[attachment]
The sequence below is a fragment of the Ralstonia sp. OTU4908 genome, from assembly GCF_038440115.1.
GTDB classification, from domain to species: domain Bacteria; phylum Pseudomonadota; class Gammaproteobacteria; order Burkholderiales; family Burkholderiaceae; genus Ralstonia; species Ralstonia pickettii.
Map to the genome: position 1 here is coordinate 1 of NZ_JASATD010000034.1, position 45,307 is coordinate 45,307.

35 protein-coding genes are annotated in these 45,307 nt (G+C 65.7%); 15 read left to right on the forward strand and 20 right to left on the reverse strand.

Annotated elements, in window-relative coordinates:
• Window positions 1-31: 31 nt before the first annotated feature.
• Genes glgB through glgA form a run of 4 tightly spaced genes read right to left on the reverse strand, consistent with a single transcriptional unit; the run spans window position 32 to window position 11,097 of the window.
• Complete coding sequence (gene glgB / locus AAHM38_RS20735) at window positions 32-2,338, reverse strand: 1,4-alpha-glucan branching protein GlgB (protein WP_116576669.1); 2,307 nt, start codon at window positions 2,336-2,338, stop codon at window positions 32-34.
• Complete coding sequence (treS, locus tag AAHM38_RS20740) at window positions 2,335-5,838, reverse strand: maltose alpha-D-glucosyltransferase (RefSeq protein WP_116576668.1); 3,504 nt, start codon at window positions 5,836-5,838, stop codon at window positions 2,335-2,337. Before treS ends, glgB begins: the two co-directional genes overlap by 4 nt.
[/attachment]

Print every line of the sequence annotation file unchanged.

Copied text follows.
The sequence below is a fragment of the Ralstonia sp. OTU4908 genome, from assembly GCF_038440115.1.
GTDB classification, from domain to species: domain Bacteria; phylum Pseudomonadota; class Gammaproteobacteria; order Burkholderiales; family Burkholderiaceae; genus Ralstonia; species Ralstonia pickettii.
Map to the genome: position 1 here is coordinate 1 of NZ_JASATD010000034.1, position 45,307 is coordinate 45,307.

35 protein-coding genes are annotated in these 45,307 nt (G+C 65.7%); 15 read left to right on the forward strand and 20 right to left on the reverse strand.

Annotated elements, in window-relative coordinates:
• Window positions 1-31: 31 nt before the first annotated feature.
• Genes glgB through glgA form a run of 4 tightly spaced genes read right to left on the reverse strand, consistent with a single transcriptional unit; the run spans window position 32 to window position 11,097 of the window.
• Complete coding sequence (gene glgB / locus AAHM38_RS20735) at window positions 32-2,338, reverse strand: 1,4-alpha-glucan branching protein GlgB (protein WP_116576669.1); 2,307 nt, start codon at window positions 2,336-2,338, stop codon at window positions 32-34.
• Complete coding sequence (treS, locus tag AAHM38_RS20740) at window positions 2,335-5,838, reverse strand: maltose alpha-D-glucosyltransferase (RefSeq protein WP_116576668.1); 3,504 nt, start codon at window positions 5,836-5,838, stop codon at window positions 2,335-2,337. Before treS ends, glgB begins: the two co-directional genes overlap by 4 nt.